The fact that TM is a distinct technique, taught the same way everywhere, appealed to the University of Chicago Crime Lab. “This intervention has such simple ingredients,” says Aurelie Ouss, a postdoctoral fellow at the Crime Lab. “You just close your eyes and meditate.” The Crime Lab reviewed reports of reduced school violence and increased student happiness coming out of Quiet Time schools in New York, Detroit, San Francisco, Los Angeles and Washington, D.C.
Still, even the most glowing anecdotes don’t qualify as solid evidence. “I’m not reflexively dismissive of touchy-feely or Kumbaya,” says Robert Pondiscio, a senior fellow at the Fordham Institute. “But there’s a tendency in education to take any kind of promising lead and very quickly turn it into orthodoxy.” He emphasizes the need for large sample sizes. “Schools have limitless moving parts,” he says. “Show me a randomized controlled study with thousands of students. Then all those other effects will work themselves out.”
That’s what the Crime Lab is aiming to do. “We have a very high bar,” says Roseanna Ander, the Crime Lab’s founding executive director, who has worked on public safety programs with Chicago Mayor Rahm Emanuel and Illinois Gov. Bruce Rauner. “It’s part of our genetic makeup to be very skeptical.” To determine whether Quiet Time would work in Chicago classrooms, the researchers started with a pilot study of two schools. “If you spend time in these neighborhoods, you see that they’re on a par with the most dangerous places on the planet,” says Ander. “It’s hard to fathom how these kids can even go to school and learn anything.”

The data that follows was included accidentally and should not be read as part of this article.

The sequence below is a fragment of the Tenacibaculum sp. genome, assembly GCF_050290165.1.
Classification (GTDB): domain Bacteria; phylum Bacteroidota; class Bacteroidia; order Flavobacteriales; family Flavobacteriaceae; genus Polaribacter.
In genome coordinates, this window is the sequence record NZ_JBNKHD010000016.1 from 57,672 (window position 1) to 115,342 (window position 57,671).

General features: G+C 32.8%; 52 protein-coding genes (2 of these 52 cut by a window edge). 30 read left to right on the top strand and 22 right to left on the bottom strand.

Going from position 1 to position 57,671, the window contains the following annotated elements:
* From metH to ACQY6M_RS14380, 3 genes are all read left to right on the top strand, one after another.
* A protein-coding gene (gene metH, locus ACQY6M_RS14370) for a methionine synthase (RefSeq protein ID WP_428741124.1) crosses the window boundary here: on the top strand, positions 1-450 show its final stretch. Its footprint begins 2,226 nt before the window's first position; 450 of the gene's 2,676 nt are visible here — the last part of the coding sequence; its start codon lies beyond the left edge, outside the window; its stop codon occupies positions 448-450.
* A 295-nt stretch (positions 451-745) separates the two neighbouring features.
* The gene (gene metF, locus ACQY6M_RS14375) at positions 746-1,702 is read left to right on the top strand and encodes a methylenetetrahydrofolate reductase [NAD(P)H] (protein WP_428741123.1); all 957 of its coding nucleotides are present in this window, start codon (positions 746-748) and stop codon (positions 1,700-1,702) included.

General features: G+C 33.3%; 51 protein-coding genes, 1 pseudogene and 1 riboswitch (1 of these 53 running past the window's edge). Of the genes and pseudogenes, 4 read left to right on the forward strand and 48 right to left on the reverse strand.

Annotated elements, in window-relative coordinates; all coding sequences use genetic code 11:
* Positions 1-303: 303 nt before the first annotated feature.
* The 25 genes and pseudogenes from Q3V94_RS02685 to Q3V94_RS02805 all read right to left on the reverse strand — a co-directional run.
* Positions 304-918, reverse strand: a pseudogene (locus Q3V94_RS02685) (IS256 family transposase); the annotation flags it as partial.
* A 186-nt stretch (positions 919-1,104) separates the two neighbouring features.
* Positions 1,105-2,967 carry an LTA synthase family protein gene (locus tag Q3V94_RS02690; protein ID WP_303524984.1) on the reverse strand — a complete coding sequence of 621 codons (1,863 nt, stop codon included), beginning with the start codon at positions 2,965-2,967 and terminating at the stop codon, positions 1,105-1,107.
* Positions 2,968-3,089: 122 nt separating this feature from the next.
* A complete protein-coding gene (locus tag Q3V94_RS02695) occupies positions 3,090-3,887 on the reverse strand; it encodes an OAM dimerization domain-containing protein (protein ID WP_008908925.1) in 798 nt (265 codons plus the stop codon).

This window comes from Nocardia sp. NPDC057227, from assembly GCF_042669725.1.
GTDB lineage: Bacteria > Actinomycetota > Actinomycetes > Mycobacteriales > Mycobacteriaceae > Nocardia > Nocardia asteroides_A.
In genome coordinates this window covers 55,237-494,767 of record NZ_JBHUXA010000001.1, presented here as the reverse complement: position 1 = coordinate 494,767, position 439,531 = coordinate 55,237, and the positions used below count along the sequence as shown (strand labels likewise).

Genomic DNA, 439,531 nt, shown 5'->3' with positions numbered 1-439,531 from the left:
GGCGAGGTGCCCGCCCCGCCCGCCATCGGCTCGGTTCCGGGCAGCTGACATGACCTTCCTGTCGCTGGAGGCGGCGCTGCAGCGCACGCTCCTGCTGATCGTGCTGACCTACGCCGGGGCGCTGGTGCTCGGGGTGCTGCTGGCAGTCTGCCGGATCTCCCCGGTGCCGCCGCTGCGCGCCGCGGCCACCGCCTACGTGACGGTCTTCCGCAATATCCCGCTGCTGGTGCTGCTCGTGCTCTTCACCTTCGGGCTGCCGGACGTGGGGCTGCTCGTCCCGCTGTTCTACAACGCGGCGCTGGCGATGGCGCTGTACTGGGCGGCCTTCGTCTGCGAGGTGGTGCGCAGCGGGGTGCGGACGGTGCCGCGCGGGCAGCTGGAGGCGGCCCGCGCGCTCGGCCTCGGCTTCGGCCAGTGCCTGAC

There’s been plenty of research on how violence puts kids’ brains on high alert. A 2014 paper by the National Scientific Council on the Developing Child compares the overload of stress hormones to “revving a car engine for hours every day” and says it “increases the risk of stress-related physical and mental illness later in life.”
Studies on adults have linked TM practice with reduced stress-related problems such as strokes, heart attacks and high blood pressure, but it remains to be seen whether children will reap similar benefits. Over the next three years, the University of Chicago researchers will collect data on 6,800 public school students in Chicago and New York. Half will be randomly assigned to learn TM while the other half are told to do other quiet activities. The public school systems will track and share data, including the students’ grades, test scores, disciplinary incidents and police records. The Crime Lab researchers are also seeking approval to measure stress-related biomarkers such as cortisol levels. “If it works,” says Ouss, “we’ll learn something more general about how real the challenges of stress and violence can be.”
For Lynch, reducing stress is only the first step. He wants to see today’s schoolchildren become artists and independent thinkers—perhaps even eccentric filmmakers in their own right. “Stress is like a vise grip on the creativity of young people,” he says. “Give them a tool to reduce their stress and wake up their brain, and there’s no limit to what they can create.”